Early York airport operator: ‘My planes will be new and with mufflers to silence them’
This photograph from a mid-20th-century York (Pa.) Chamber of Commerce publication shows York Valley Airways, later York Whitehull Airport. The old Valley Canvas building, then part of the airport, stands today. The Springettsbury Township airport land is now occupied by the old York Mall, now Walmart. The stone structure across the from Playland pool is the York Valley Inn. Also of interest: First York Airport’s administration building stands today and Just try to resist studying this memory-tugging photograph and U.S. 30 Drag-O-Way, Part III: ‘We would watch the dragsters on trailers head for Thomasville’.
In the same way that horse-drawn wagons and sleighs and those newfangled automobiles shared York County’s bad roads in the 1910s, people around York County had to adjust to the introduction of airplanes and airports a quarter of a century later.
York countian Dorcas LaMotte Townsley mailed in a news article about one particularly heated airport controversy.
That came over the building of a landing strip in the Yorkshire area of Springettsbury Township, around the York Valley Inn, in the months before Pearl Harbor.
Ben LaMotte, a Red Lion businessman and Dorcas Townsley’s uncle, made the proposal to build on Henry Frank’s farm and started work on the land later covered by the York Mall, now Walmart.
His opposition came from the formidable “Shoe Wizard” Mahlon Haines… .
“Two weeks later, my friend, Mahon Haines, objected for he believed an airport would demoralize Yorkshire, although he had already allowed a service station, roller skating rink, driving range, hot dog stand and a race track to be placed there,” LaMotte wrote in a letter to the York Dispatch.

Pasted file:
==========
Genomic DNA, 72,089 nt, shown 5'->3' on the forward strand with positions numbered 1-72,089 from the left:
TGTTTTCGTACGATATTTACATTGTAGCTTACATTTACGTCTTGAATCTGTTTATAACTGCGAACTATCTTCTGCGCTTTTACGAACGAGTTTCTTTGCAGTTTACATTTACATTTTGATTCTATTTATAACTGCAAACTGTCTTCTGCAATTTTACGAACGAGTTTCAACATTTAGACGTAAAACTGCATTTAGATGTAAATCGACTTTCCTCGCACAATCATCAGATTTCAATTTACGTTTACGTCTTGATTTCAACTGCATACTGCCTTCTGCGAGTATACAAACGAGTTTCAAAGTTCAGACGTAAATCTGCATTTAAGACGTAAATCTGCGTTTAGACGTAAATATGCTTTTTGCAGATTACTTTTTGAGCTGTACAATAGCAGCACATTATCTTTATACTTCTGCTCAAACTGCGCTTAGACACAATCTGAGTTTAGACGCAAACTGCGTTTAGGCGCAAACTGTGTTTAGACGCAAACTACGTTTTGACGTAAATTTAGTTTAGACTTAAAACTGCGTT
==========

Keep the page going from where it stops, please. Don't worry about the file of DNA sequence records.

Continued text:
At one point, LaMotte challenged Haines, who was reportedly supportive of an earlier airport at nearby Fayfield: “If Mr. Haines puts a plow to his race track, I’ll put a plow to the runway of the airport.”
All this was more rhetoric than action.
LaMotte argued that planes using the airport would not fly over the homes of the residents of East York or Yorkshire.
And he put forth the following interesting argument: “My planes will be new and with mufflers to silence them.”
LaMotte eventually ended his venture.
Perhaps it was the prime role of aircraft in the ensuing World War II that loosened opposition to the next Yorkshire airport venture at the Yorkshire site three years later.
Local aviation historian John F. M. Wolfe wrote in “Profile of Aviation” that Paul Murray, a former Army Air Corps pilot, partnered with Charles T. Frew Jr. to operate Valley Airways.
An area of business for the airport along the Lincoln Highway came from returning veterans gaining flight training under the G.I. Bill.
Valley Airways evolved into the York Whitehull Airport and flight service operated out of that three-runway site until 1952.
Then the post-war times brought development pressure and whatever peace Mahlon Haines and others were seeking in opposing LaMotte’s airport gave way to the largely unmufflered bass sound of earthmoving equipment, often made at a new neighbor, Caterpillar.
Other posts with aerial views:
– Just try to resist studying this memory-tugging photograph
– Just try to resist studying this memory-tugging Sears photograph, Part II
– Just try to resist this memory-tugging photo of North York’s White Oak Park
– Just try to resist this memory-tugging aerial photograph of York Whitehull Airport and York Valley Inn and Playland and …
– So, can you find long-gone Springwood Park in this aerial photograph?
– Camp Security area of Springettsbury Township from the air
– Columbia-Wrightsville Susquehanna River bridges from the air.
– Just try to resist this memory-tugging photograph of northwest York, Pa.
“The Record of the York Chamber of Commerce in the First Half of the Twentieth Century,” the source of the photograph for this post, courtesy of Joe Stein.